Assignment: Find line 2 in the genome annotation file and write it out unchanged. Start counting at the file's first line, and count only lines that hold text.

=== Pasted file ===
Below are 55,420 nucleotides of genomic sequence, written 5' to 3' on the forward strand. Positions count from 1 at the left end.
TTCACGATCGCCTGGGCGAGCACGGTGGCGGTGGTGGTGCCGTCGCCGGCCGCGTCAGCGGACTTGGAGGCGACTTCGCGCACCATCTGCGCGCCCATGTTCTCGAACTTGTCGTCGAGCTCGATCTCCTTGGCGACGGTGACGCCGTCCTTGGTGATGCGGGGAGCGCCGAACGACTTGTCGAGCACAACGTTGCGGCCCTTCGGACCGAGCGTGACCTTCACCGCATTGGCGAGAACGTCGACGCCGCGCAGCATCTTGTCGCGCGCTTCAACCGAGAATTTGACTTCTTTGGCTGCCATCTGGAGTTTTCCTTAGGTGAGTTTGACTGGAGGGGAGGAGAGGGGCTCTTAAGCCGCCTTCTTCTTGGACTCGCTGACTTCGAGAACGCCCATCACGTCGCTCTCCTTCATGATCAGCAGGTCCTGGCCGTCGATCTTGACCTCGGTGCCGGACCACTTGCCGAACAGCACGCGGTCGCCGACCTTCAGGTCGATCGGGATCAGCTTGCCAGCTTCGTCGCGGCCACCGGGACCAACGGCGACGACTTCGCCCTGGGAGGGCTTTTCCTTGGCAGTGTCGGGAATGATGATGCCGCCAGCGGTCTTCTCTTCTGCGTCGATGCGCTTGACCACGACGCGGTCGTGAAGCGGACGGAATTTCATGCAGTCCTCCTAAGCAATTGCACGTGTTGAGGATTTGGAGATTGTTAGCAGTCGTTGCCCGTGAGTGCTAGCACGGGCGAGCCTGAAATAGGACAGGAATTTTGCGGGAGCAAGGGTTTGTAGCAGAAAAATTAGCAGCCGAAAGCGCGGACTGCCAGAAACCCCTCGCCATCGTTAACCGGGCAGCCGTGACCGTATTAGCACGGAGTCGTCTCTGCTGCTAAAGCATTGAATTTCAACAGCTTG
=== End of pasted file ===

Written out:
TTCACGATCGCCTGGGCGAGCACGGTGGCGGTGGTGGTGCCGTCGCCGGCCGCGTCAGCGGACTTGGAGGCGACTTCGCGCACCATCTGCGCGCCCATGTTCTCGAACTTGTCGTCGAGCTCGATCTCCTTGGCGACGGTGACGCCGTCCTTGGTGATGCGGGGAGCGCCGAACGACTTGTCGAGCACAACGTTGCGGCCCTTCGGACCGAGCGTGACCTTCACCGCATTGGCGAGAACGTCGACGCCGCGCAGCATCTTGTCGCGCGCTTCAACCGAGAATTTGACTTCTTTGGCTGCCATCTGGAGTTTTCCTTAGGTGAGTTTGACTGGAGGGGAGGAGAGGGGCTCTTAAGCCGCCTTCTTCTTGGACTCGCTGACTTCGAGAACGCCCATCACGTCGCTCTCCTTCATGATCAGCAGGTCCTGGCCGTCGATCTTGACCTCGGTGCCGGACCACTTGCCGAACAGCACGCGGTCGCCGACCTTCAGGTCGATCGGGATCAGCTTGCCAGCTTCGTCGCGGCCACCGGGACCAACGGCGACGACTTCGCCCTGGGAGGGCTTTTCCTTGGCAGTGTCGGGAATGATGATGCCGCCAGCGGTCTTCTCTTCTGCGTCGATGCGCTTGACCACGACGCGGTCGTGAAGCGGACGGAATTTCATGCAGTCCTCCTAAGCAATTGCACGTGTTGAGGATTTGGAGATTGTTAGCAGTCGTTGCCCGTGAGTGCTAGCACGGGCGAGCCTGAAATAGGACAGGAATTTTGCGGGAGCAAGGGTTTGTAGCAGAAAAATTAGCAGCCGAAAGCGCGGACTGCCAGAAACCCCTCGCCATCGTTAACCGGGCAGCCGTGACCGTATTAGCACGGAGTCGTCTCTGCTGCTAAAGCATTGAATTTCAACAGCTTG